The Marauder Strikes!

The Marauder Strikes!


The B-26 has arrived in the European Theater of Operations. It has now joined the B-17, B-24 and the Lancaster over the skies of war torn Europe...


Martin B-26 Marauder: The Wingless Wonder was the name of a variant of Avalon Hill's B-17: Queen of the Skies solitaire boardgame. A draft of B-26 was available for play testing which used the B-17: Queen of the Skies rules and B-17 was needed to play. Everything has changed since then, and B-26: The Marauder Strikes! has completly new mechanics and is a stand alone game. It is a solitaire game set on board a Martin B-26 Marauder medium bomber during World War Two in the European Theater of Opearations from July 1943 until the end of the war in May 1945.

B-26: The Marauder Strikes! is a big game in that there are many target lists, rules, mission maps and details which are not found in B-17: Queen of the Skies or B-29 Superfortress: Bombers over Japan. For example, the Damage Tables are more detailed than the earlier games and the combat system is similar, but completely new. The Target Lists include a large selection of targets attacked by B-26s from July 1943 until the end of the war in May 1945 and are placed on 13 maps (movement boards) which are different depending on where your base is located, from England to the Netherlands. Different models of the B-26 is also included from the early B-26 in 1941 until the B-26G which entered combat in October 1944. The earlier models are not used in the European Theater of Operations (the ETO) in which B-26: The Marauder Strikes! is set, but will be used in 22nd Bomb Group: Marauders from Australia, an add-on variant set in the Pacific in the war against Japan in New Guinea.

The rules in this Flight Manual try to reflect the twin engined B-26 Marauder and situations and events which the crews saw on their missions and historical accuracy has been an important guideline during the development of this game.

Players familiar with B-17: Queen of the Skies or B-29 Superfortress: Bombers over Japan recognize the mechanics used in B-26. One or more 6-sided dice are rolled on tables to plan the mission, to determine if enemy fighters appear, to hit with machine gun fire and to determine damage and wounds and much more. B-26 is as easy to play as B-17 with its basic system which is similar to the mechanics in B-17: Queen of the Skies. Players who have flown missions in B-17 may find that B-26 is similar, but more detailed and there are ideas included in B-26 which can be found in the B-17: Queen of the Skies community. If you add the advanced and optional guidelines you will find B-26 to become deep, detailed and complex, but still does not stray far from the simple mechanics of the basic system. You will also find yourself in situations where you have to make a decision.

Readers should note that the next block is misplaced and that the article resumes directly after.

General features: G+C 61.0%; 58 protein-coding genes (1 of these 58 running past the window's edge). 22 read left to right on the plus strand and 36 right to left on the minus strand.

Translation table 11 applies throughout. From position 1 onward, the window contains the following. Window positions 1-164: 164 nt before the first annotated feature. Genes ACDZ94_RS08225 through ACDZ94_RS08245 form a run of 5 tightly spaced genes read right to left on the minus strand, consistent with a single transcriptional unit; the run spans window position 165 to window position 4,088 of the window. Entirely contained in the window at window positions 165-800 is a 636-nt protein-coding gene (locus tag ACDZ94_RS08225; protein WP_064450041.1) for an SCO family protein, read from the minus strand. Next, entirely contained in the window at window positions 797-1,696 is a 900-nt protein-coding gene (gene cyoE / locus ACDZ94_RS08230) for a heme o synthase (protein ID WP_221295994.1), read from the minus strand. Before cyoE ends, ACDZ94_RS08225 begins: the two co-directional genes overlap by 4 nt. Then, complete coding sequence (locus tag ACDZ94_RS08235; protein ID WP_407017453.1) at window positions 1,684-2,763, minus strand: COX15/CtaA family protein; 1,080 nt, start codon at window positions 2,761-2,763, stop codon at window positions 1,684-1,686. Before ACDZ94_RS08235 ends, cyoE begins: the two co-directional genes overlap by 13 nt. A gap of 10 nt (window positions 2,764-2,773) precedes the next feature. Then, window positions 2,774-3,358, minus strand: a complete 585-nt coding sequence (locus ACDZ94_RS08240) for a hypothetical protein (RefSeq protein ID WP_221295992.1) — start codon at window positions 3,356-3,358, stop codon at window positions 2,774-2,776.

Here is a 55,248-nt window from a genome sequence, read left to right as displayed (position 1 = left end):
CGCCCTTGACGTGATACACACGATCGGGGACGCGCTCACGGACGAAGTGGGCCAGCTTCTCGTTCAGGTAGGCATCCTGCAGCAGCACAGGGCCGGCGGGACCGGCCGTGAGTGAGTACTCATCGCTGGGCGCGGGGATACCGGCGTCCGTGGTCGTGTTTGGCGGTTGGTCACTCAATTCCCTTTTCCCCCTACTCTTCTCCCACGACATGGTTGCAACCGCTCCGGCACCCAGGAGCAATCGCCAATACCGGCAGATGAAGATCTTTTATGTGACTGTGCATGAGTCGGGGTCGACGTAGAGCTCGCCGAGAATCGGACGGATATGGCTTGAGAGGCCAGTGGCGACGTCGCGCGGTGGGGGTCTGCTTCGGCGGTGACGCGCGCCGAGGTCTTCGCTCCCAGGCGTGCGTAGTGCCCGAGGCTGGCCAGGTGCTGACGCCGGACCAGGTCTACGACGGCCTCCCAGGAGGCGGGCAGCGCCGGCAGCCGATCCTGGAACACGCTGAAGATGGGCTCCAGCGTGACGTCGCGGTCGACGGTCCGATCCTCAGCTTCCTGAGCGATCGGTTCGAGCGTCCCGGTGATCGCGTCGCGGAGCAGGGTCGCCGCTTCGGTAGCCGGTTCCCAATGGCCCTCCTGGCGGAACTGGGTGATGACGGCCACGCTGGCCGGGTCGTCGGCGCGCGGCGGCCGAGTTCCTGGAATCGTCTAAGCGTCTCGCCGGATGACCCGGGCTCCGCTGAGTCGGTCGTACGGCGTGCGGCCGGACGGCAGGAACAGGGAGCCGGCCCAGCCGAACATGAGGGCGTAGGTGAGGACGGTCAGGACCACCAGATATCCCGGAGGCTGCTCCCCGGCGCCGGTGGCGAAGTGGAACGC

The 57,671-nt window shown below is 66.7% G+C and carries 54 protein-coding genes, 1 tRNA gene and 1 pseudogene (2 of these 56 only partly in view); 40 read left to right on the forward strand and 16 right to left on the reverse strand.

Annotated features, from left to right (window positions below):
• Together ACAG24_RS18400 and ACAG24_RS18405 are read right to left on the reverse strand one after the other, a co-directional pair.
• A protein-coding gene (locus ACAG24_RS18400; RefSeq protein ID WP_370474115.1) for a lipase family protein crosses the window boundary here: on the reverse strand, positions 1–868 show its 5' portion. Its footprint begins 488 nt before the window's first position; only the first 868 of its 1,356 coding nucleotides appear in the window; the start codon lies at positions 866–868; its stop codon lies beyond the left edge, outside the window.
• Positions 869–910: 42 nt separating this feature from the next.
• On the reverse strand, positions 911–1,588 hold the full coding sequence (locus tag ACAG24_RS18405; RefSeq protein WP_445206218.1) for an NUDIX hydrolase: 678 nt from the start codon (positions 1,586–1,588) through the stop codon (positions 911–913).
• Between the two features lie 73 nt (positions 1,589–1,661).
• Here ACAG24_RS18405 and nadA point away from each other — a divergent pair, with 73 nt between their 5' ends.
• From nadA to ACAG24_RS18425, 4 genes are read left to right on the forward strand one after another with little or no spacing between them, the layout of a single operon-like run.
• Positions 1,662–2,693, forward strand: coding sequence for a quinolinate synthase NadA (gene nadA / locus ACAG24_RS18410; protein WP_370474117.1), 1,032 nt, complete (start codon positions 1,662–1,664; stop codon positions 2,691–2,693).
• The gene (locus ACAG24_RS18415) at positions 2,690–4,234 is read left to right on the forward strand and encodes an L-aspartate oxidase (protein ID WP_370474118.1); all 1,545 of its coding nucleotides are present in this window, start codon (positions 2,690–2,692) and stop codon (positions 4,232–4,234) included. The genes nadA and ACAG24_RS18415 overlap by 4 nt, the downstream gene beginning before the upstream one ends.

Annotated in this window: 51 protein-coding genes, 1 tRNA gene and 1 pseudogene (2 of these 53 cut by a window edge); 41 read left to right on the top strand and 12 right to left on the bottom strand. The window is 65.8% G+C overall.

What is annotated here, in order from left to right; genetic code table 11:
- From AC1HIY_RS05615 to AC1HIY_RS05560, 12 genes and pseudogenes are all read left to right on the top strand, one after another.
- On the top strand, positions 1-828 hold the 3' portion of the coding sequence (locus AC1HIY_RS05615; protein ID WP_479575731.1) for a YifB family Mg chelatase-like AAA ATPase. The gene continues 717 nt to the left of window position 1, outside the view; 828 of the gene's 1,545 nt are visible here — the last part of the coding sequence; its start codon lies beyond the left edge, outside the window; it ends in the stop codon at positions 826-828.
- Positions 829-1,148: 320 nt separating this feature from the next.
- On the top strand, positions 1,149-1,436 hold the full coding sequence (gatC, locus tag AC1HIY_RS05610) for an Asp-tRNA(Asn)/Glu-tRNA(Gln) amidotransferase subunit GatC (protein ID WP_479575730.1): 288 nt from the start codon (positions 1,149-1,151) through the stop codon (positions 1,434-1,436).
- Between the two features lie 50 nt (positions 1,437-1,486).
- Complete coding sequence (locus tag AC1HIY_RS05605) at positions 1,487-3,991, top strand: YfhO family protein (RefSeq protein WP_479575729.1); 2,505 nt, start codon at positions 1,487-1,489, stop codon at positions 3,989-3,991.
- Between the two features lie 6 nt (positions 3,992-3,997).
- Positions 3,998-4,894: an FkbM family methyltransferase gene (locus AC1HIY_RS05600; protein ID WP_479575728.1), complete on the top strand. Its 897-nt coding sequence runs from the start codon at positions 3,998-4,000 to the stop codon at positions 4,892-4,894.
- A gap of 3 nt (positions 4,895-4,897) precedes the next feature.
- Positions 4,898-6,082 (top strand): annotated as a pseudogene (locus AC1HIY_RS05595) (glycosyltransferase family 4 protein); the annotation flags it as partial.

The Core Game Flight Manual will be used to play the A-20 Havoc, A-26 Invader and B-25 Mitchell add-ons.

You can begin your campaign flying missions from bases in England or jump in later in the war when the B-26 groups had moved to the continent and you will find Mission Maps with your station either in England, France, Belgium or the Netherlands depending on when you fly your missions. Put together a crew, name your B-26 and fly missions over France, Belgium, the Netherlands, Luxemburg, Germany, Austria and Chechoslovakia!

Q & A #15

Q & APosted by Magnus Kimura 2015-10-12 23:39:06

Q1: Table MT-1d, last paragraph, LITTLE FRIENDS, there is NO Table CT-4d.
A1: Corrected. Should be CT-1d.

Q2. Fighter Special Notes on Table CT-b: Heinkel HE 162-A1 Rear MG/Damage & Special Notes, the sentence is truncated ..... if AC is ...............

BF 262 A-1 same as for Heinkel Note above.
A2: Corrected. "Good" his hiding under the line.

Q3: Table TZ-2 comment on Flak Accuracy (.... if Weak, Moderate or Strong.......) should be deleted as Flak Accuracy is used in ALL Intensity levels as indicated in the 4 Level Intensity explanations above it.
A3: Deleted.

Q4: Table TZ-4b seems redundant as you use Table TZ-4a to simulate Lead's Bomb Sight Bomb Run anyway. Maybe re-examine table's purpose ?
A4: The fourth point is a good one. I have struggled with this issue for many years. I have tried to come up with a good idea which would work well to simulate the togglier and I actually have my doubts about this table (TZ-4b). However, I feel that it is the best yet, but it could be better, or simplified somehow to make it better and easier to use. The purpose of TZ-4a is to simulate the success of the entire formation (flight or box). TZ-4b simulates your own single B-26 in the formation, how damage and hits to your ship affect the final result. You use TZ-4b only if you have been hit by flak or have the damage listed in that table.

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